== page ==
IT infrastructure has come a long way and that’s just in the 25 years I have been in the industry. I still remember my father’s stories about working on mainframes that took up a whole room and tape reels that were rather large and took two people to change. Now if a data center takes up more than 6 racks it is considered large.
When I stepped into the IT world back in the late 1990s, we had transitioned to what we now call three-tier. We still had mainframes but they only took up 1/4 of a rack or less. (I ripped a Sun mainframe out in 2017 so not that long ago.) For 2 decades I built my career on three-tier. Maintaining servers, storage, virtualization layers, other tools, networking, and the list could go on and on. I spent many nights and weekends doing break-fix on hardware or racking new hardware for upcoming business initiatives because my days were filled with either fulfilling end-user server and VM requests or testing new tools to try and make my life and the life of my teammates more streamlined. At this time IT staff was also seen as overhead, we had some of the lowest pay, and worst work hours, on top of that literally, no one cared we existed until the business was down or they needed something. (That scene in the IT Crowd where they are ignored is entirely true.) For almost 20 years this is what I did and I was successful, but I still had no little personal time and vacations usually involved answering emails or random calls from my teammates.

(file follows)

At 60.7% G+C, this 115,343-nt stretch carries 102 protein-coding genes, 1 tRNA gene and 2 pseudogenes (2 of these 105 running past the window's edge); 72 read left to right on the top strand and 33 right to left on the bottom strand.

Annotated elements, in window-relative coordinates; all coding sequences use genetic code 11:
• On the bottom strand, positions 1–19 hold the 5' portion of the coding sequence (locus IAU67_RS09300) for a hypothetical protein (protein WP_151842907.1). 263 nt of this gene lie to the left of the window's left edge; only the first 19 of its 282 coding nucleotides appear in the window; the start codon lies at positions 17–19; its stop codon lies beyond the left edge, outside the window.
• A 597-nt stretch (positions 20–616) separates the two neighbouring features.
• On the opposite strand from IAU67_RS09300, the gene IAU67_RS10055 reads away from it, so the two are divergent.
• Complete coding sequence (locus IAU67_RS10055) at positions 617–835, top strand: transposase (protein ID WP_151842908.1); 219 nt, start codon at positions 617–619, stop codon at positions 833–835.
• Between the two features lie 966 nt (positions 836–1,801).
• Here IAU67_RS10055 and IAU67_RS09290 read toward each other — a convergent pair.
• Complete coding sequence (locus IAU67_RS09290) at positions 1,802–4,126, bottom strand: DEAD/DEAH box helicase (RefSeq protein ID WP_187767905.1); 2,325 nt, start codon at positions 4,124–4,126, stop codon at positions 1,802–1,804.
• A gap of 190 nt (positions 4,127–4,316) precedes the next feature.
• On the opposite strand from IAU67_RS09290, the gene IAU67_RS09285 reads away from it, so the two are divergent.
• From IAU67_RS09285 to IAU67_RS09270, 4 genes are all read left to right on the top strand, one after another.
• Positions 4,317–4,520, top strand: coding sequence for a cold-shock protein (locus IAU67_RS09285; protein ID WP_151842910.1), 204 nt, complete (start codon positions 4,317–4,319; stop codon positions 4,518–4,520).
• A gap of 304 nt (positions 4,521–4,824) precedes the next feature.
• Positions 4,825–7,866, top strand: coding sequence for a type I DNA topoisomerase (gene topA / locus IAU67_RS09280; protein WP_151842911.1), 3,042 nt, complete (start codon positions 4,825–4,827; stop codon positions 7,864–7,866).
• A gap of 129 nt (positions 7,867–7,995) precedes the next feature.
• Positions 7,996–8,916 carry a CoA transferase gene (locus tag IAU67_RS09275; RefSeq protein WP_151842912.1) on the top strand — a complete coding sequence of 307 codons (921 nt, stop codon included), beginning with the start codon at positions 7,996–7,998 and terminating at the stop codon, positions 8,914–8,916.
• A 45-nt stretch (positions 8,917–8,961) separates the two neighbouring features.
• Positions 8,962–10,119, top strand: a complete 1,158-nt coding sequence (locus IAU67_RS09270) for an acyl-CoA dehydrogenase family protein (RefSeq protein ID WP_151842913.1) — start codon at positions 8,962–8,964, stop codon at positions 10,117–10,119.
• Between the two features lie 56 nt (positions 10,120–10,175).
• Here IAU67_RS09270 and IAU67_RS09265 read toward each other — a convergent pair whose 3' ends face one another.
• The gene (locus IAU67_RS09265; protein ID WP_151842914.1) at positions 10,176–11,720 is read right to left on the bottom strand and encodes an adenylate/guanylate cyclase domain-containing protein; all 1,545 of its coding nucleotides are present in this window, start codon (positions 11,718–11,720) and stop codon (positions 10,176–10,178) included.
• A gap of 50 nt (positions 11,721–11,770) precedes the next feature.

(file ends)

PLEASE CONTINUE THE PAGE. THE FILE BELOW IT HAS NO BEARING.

Around 2014 my manager at the time brought in a bunch of new vendors to try and streamline the data center and our work lives. On top of it, we had extremely large SQL databases that were now underperforming as they were on old hardware with multiple hops to get to the storage layer. We met with multiple vendors a lot of them before they were purchased by larger companies. We had multiple POCs as well, some of those had to be set up by myself or my team in our minimal free time. We had vendors I walked out of the building for feeding me a pipe dream that I knew wouldn’t work. But at the end of the day, the decision wasn’t mine and while I would have kept doing things the way I had for the past years, a new player was brought into the data center, that player was Nutanix’s HCI solution. (continued in part 2)